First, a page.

Key Benefits of RiverTools

Better Results in Less Time

Finding the best GIS (geographic information system) software for a given project can be difficult and time-consuming. Should you use the tools built into a general-purpose GIS package or should you use more specialized tools for some tasks and then import the results into other programs as needed? Is a general-purpose GIS program the best way to solve the problem at hand? People often choose to use software they already have and know how to use, even if they know or suspect that better solutions are available. This is partly due to the time required to learn new software and partly because they don't realize how much better their results could be if they invested in better tools. The purpose of this page is to explain some of the key benefits of our RiverTools product. Many of our customers are folks who really know their hydrographic GIS tools and use RiverTools to obtain better results in less time.

Cutting-Edge Solutions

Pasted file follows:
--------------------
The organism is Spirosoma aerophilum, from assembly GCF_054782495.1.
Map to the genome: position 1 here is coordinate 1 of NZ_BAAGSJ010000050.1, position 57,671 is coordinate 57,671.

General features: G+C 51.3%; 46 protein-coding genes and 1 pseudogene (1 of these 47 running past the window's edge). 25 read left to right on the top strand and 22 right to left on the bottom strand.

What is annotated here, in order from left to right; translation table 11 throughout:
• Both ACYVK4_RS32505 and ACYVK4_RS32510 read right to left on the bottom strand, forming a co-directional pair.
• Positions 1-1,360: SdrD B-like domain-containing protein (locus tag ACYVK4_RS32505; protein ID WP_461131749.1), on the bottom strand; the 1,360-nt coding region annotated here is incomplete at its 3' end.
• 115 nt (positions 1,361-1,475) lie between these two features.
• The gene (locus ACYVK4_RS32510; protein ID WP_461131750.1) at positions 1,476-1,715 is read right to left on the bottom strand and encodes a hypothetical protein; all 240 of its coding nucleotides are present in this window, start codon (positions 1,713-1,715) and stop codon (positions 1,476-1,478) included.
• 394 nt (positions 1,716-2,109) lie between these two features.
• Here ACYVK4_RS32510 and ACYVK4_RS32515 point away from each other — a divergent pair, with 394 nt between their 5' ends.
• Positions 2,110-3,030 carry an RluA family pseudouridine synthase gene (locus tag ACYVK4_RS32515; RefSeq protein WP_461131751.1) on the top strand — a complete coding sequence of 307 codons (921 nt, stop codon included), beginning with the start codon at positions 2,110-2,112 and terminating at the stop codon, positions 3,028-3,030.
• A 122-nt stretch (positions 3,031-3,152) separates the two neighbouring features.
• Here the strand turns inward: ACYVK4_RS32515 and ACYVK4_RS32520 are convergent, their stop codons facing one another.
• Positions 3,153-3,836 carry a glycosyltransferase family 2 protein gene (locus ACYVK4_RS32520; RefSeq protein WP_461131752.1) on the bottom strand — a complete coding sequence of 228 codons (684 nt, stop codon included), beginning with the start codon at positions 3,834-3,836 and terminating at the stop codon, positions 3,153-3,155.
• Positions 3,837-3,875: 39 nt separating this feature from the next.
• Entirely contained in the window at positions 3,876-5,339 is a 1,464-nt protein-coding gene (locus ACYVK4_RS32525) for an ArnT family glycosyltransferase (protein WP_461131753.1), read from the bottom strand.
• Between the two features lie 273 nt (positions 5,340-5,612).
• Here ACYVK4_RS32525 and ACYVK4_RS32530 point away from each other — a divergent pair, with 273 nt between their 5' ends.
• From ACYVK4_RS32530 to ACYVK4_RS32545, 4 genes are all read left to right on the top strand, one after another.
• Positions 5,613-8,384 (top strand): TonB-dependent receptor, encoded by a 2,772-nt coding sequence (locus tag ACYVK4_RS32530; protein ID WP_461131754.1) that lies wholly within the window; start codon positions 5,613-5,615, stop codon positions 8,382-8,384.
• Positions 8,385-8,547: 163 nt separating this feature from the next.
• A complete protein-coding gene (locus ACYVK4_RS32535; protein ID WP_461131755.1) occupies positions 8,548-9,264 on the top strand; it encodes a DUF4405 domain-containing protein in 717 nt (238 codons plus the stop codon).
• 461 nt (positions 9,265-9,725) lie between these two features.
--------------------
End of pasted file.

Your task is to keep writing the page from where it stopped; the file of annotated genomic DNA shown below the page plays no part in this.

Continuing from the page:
When it comes to extracting hydrographic information from DEMs (digital elevation models) there are several derived grid layers that are fundamental. The most important ones are grids of aspect (or flow direction), total and specific contributing area (TCA/SCA), slope, and several types of curvature. This set of grids provides the foundation for most of the other raster and vector products that you can make with this type of software, such as river networks and basin boundaries with attributes. The simplest way to compute these derived grid layers is to use what is known as the D8 method, first used in the 1980s. Although the D8 method is still useful for certain tasks, it is now known that it has significant limitations and in particular can be grossly inaccurate in areas where flow lines are divergent, as near drainage divides and on many hillslopes. While much more accurate methods are now available, the D8 method is still the only method that is provided in most GIS packages for extracting hydrographic information from DEMs. The much better D-Infinity method (Tarboton, 1997) has been available in RiverTools since 2001, but still does not provide a rigorous solution to the problem. In 2003 we developed what we believe is the ultimate solution to this important and challenging problem, which we call the Mass Flux Method. Our solution uses ideas from the realm of computational fluid dynamics and agrees with analytic solutions for several test surfaces. The figure at the right shows complex flow paths in a TCA grid computed with the Mass Flux Method. Places with a low contributing area (e.g. ridges) are blue, while places with a high contributing area (e.g. channels) are red. The two figures below show the difference between D8 flow vectors and flow vectors from our Mass Flux Method. Contour lines are purple, flow lines are yellow and pixel boundaries are gray. Visual comparisons of contributing area grids computed by these three methods can be seen in our Image Gallery.